mlinssen wrote: ↑
Sat Oct 24, 2020 5:10 am
andrewcriddle wrote: ↑
Sat Oct 24, 2020 3:26 am
According to my Merk critical NT (which is based on Von Soden and not always reliable), there is versional evidence (Old Latin Old Syriac and Armenian) for omitting ὕστερον
in Luke 20:32.
Possibly original Luke left out Mark's ἔσχατον
and a later copyist added ὕστερον
But why pick Matthew and not Mark? Isn't the remainder from Mark?
Because the gospel of Matthew became the most popular of the three synoptic gospels in the early church, and harmonizing to Matthew was more common than harmonizing to Mark. (Andrew is talking about what the scribes
may have done, whereas my point is about what Luke
would do: two separate questions.)
mlinssen wrote: ↑
Sat Oct 24, 2020 5:33 am
Ben, just a question. You likely have a pointer to more of this, where Luke and Matthew disagree
Would be lovely to get a handful, especially the minor ones such as these: both disagree with Mark, yet also have a minor disagreement between the two themselves.
I want to make sure I know what you are asking.
There are passages of similar function but very different content between Matthew and Luke which Mark lacks. For example, the nativity narratives. Nothing in Mark, but between Matthew and Luke the narratives bear only a handful of agreements (the names of Jesus and of his parents, Bethlehem, angelic announcements, birth by the Holy Spirit, Davidic ancestry nonetheless, the reign of Herod, a move to Nazareth) in an ocean of disagreements, including apparent contradictions which give apologists headaches.
There are passages in Mark to which Matthew and Luke have added similar materials which differ in some of the details. For example, the temptations, where both Matthew and Luke add three actual temptations to what in Mark is a tiny pericope, but give them in a different order (Matthew: bread, temple, mountain; Luke: bread, mountain, temple) and, often enough, with different wording (Matthew: the tempter, the holy city; Luke: the devil, Jerusalem).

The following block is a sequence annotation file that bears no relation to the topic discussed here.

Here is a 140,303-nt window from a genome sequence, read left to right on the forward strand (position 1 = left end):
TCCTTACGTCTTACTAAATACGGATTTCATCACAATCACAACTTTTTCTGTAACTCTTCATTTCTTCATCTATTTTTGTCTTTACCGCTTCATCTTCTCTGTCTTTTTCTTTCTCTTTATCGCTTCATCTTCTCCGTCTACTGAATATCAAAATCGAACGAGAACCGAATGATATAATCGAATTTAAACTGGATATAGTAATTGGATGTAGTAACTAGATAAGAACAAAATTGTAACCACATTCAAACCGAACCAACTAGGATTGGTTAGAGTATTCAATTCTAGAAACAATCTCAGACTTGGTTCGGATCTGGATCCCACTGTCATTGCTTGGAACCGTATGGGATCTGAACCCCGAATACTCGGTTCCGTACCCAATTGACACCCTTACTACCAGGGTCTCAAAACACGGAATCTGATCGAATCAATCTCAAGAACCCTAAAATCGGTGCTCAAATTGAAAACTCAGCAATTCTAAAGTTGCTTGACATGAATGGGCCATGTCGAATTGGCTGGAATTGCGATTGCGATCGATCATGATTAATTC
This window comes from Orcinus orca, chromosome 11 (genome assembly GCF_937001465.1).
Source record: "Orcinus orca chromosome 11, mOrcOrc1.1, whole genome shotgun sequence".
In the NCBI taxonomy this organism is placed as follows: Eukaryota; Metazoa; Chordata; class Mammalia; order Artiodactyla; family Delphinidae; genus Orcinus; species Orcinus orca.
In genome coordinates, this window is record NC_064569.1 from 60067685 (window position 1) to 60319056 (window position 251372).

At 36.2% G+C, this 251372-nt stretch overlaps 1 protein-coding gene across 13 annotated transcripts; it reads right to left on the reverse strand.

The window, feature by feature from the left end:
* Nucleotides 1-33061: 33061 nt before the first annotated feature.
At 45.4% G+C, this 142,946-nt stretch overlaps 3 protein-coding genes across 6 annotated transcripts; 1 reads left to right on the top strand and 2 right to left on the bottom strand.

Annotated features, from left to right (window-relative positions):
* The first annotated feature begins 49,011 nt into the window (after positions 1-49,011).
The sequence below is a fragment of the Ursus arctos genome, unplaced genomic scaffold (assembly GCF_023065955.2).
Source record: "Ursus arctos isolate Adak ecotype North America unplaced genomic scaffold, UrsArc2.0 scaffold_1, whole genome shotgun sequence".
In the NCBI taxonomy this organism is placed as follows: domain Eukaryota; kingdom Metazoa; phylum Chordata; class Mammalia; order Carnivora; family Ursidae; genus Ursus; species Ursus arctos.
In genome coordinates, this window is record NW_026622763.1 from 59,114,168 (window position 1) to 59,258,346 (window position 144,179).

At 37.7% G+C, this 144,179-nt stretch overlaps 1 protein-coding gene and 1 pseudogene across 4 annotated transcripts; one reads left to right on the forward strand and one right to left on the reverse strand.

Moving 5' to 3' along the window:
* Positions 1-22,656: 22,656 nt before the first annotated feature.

There are passages in which both Matthew and Luke have altered a word or phrase of Mark, but altered it differently. For example, Mark 9.34 has the indirect discourse, "as to who was the greatest," but Luke 9.46 adjusts it to "as to who might be the greatest of them," and Matthew 18.1 turns it into a direct question, "Who then is the greatest?" I do not have a handy list of these instances, but there are quite a few of them.
There is one passage, the rejection in Jesus' hometown (Matthew 13.53-58 = Mark 6.1-6a = Luke 4.16-30), which Matthew and Luke have in common with Mark, but which both seem to remove separately to different points in the narrative.
I'm risking to be wrong when I claim that where Luke then disagrees with Mark, he is in agreement with Matthew
There is the matter of the resurrection appearances, already discussed a bit on this thread. Our extant text of Mark lacks appearances, ending suddenly before they would be about to take place, but promises at least one in Galilee. Matthew actually gives us one in Galilee (after having already added one to the women at the tomb). Luke gives us several appearances, but all in Jerusalem, and makes it clear that nothing happened in Galilee. Luke here disagrees both with Mark and with Matthew, and completely goes his own way.
Are these the kinds of things you are after?